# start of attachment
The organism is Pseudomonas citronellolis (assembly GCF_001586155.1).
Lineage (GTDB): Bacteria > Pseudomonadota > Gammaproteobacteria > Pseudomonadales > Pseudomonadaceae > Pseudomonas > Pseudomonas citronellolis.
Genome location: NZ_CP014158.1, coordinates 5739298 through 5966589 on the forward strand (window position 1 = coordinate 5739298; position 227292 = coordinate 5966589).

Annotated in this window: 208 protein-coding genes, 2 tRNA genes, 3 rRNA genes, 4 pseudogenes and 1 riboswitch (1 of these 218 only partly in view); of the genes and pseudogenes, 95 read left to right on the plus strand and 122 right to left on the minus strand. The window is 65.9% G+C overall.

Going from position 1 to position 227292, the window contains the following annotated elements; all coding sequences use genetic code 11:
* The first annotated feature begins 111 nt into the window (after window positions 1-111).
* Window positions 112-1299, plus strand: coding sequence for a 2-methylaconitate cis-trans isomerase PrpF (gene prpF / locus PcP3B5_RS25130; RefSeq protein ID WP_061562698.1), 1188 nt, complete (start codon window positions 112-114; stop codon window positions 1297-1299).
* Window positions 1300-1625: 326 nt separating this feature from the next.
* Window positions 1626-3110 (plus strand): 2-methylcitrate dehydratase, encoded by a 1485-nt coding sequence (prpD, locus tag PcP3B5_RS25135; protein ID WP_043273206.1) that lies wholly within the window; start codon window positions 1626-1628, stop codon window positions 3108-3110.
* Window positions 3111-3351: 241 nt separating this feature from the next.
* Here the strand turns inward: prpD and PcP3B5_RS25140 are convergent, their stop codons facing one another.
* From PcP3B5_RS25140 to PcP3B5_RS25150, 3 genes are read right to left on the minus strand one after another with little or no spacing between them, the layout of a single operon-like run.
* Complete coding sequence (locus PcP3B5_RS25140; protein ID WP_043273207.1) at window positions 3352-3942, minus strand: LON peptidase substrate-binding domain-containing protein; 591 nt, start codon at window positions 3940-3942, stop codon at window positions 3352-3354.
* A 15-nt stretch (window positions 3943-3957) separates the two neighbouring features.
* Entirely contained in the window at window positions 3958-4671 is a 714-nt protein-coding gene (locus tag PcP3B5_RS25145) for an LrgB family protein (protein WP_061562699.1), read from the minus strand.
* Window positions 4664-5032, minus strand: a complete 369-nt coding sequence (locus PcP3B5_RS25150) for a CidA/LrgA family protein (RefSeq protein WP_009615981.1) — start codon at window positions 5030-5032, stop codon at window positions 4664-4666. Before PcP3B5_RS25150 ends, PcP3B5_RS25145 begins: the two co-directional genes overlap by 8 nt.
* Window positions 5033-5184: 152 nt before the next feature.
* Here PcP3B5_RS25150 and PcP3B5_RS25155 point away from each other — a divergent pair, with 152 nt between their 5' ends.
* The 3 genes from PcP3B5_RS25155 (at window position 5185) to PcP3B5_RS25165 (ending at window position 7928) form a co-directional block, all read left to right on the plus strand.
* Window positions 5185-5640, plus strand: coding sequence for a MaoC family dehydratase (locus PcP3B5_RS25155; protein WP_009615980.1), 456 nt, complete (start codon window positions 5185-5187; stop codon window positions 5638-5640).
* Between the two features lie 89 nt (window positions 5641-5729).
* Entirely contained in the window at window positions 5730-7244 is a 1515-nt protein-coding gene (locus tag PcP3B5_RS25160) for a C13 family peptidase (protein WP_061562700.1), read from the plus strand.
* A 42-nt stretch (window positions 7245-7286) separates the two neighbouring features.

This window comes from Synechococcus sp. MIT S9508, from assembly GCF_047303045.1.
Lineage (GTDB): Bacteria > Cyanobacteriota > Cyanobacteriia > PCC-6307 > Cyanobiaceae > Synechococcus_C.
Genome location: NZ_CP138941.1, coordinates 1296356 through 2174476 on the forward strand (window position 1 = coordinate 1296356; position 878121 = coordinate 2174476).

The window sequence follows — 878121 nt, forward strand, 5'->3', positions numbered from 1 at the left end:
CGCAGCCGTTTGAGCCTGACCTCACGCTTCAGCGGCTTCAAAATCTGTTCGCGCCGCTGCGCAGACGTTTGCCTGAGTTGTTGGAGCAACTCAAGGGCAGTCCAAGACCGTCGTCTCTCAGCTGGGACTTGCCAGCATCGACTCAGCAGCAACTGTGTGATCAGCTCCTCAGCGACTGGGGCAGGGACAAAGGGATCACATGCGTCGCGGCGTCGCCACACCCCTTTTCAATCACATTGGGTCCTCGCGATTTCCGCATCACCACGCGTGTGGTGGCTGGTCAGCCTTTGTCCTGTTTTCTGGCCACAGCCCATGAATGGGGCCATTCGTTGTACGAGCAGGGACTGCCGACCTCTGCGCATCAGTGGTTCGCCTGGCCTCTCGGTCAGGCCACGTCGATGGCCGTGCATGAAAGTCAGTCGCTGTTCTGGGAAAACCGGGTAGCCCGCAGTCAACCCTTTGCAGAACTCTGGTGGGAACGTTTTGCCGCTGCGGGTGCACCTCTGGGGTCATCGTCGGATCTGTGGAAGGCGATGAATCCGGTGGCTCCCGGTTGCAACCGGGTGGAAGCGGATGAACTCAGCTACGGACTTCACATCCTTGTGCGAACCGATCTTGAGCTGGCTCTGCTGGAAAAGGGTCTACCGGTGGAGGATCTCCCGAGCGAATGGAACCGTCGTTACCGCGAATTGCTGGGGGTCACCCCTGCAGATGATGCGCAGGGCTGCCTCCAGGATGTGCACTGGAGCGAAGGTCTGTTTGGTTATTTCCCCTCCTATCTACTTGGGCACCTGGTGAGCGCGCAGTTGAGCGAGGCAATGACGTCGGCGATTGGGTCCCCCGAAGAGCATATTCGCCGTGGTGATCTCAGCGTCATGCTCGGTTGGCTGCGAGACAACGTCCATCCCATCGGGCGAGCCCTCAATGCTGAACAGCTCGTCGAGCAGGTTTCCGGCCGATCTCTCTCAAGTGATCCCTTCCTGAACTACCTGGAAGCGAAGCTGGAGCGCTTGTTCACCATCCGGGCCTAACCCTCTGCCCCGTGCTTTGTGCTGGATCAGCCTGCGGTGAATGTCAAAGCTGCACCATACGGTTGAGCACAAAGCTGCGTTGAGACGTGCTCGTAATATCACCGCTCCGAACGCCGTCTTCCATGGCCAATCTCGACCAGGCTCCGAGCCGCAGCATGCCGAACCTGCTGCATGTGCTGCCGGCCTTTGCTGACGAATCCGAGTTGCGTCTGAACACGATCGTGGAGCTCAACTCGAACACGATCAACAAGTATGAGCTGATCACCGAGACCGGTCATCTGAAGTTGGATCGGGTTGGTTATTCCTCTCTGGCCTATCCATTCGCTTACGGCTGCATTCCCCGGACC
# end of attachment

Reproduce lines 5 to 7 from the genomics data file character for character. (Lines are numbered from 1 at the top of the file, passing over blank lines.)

Going from position 1 to position 227292, the window contains the following annotated elements; all coding sequences use genetic code 11:
* The first annotated feature begins 111 nt into the window (after window positions 1-111).
* Window positions 112-1299, plus strand: coding sequence for a 2-methylaconitate cis-trans isomerase PrpF (gene prpF / locus PcP3B5_RS25130; RefSeq protein ID WP_061562698.1), 1188 nt, complete (start codon window positions 112-114; stop codon window positions 1297-1299).